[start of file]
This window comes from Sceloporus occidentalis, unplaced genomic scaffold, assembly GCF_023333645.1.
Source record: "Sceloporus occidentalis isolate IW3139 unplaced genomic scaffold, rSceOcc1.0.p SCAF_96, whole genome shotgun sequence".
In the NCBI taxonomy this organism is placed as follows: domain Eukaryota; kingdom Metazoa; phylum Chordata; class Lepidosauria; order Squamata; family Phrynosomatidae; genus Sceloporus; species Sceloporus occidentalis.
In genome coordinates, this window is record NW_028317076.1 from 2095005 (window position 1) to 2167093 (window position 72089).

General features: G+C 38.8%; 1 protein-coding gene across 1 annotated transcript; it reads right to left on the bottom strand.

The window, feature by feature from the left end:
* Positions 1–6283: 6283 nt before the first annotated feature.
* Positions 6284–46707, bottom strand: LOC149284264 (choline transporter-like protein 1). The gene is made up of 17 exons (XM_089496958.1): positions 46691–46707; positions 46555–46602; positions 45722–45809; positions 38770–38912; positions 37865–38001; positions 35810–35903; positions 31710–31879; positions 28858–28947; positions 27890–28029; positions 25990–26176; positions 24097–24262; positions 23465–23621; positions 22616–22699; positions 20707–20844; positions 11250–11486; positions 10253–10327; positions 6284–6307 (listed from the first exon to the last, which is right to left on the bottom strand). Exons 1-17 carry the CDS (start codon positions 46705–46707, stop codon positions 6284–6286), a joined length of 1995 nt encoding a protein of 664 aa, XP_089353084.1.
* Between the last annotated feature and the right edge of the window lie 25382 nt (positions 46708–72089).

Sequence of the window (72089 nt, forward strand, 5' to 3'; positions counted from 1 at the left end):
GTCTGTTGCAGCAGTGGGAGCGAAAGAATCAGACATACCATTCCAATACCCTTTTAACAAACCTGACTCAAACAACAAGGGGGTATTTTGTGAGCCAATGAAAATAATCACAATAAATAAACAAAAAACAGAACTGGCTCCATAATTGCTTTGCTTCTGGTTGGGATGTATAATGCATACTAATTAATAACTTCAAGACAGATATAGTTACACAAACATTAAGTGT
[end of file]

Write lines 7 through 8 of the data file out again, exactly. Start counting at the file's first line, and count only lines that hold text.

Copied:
* Positions 1–6283: 6283 nt before the first annotated feature.
* Positions 6284–46707, bottom strand: LOC149284264 (choline transporter-like protein 1). The gene is made up of 17 exons (XM_089496958.1): positions 46691–46707; positions 46555–46602; positions 45722–45809; positions 38770–38912; positions 37865–38001; positions 35810–35903; positions 31710–31879; positions 28858–28947; positions 27890–28029; positions 25990–26176; positions 24097–24262; positions 23465–23621; positions 22616–22699; positions 20707–20844; positions 11250–11486; positions 10253–10327; positions 6284–6307 (listed from the first exon to the last, which is right to left on the bottom strand). Exons 1-17 carry the CDS (start codon positions 46705–46707, stop codon positions 6284–6286), a joined length of 1995 nt encoding a protein of 664 aa, XP_089353084.1.